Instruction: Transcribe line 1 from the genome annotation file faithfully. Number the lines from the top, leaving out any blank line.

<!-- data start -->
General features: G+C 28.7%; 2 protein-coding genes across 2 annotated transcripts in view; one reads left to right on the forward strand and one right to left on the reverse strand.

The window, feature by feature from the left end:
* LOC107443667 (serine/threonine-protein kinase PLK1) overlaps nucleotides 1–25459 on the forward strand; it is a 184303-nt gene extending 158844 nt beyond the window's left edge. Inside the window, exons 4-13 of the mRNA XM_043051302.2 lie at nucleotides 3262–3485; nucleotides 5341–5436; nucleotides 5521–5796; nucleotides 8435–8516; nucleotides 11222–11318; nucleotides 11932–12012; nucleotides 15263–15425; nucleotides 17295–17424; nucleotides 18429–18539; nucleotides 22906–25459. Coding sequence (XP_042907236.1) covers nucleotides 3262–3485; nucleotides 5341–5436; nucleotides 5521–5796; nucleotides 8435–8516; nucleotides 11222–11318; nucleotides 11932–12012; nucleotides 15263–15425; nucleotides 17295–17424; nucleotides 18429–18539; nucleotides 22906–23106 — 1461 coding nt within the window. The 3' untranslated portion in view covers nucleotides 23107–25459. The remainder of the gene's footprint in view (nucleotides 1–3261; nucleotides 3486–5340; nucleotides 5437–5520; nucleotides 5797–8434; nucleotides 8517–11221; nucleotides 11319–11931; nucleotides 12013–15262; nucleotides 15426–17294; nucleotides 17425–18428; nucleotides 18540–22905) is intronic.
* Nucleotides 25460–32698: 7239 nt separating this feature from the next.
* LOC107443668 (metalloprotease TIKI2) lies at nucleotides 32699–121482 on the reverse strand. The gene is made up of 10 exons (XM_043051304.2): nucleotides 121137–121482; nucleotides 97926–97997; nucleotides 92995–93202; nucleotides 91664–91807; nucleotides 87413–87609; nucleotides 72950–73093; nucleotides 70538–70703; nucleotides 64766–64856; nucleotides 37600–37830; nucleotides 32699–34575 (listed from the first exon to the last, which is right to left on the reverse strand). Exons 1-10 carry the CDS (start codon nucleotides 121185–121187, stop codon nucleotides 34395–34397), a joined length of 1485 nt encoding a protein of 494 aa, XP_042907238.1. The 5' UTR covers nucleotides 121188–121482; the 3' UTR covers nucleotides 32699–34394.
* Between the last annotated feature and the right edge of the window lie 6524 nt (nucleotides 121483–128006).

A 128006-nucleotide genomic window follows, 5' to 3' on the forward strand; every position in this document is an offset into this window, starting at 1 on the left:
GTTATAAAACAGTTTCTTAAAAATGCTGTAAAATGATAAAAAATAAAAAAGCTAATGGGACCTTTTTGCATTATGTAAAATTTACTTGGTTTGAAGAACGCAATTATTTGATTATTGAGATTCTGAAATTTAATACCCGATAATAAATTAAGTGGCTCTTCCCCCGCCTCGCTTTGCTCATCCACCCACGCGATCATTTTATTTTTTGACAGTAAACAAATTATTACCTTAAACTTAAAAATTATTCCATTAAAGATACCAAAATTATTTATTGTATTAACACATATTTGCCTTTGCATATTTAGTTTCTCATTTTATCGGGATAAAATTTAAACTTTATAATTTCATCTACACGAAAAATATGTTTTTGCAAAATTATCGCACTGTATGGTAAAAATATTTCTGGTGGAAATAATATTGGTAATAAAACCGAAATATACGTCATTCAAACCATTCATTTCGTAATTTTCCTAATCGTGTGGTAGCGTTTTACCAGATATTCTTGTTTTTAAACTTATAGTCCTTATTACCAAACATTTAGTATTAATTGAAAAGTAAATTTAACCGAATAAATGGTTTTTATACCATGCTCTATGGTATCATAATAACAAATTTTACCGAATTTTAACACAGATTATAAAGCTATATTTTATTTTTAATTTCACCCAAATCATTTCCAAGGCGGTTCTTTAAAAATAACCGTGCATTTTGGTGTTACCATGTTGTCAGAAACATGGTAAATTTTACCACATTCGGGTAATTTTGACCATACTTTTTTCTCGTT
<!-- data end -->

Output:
General features: G+C 28.7%; 2 protein-coding genes across 2 annotated transcripts in view; one reads left to right on the forward strand and one right to left on the reverse strand.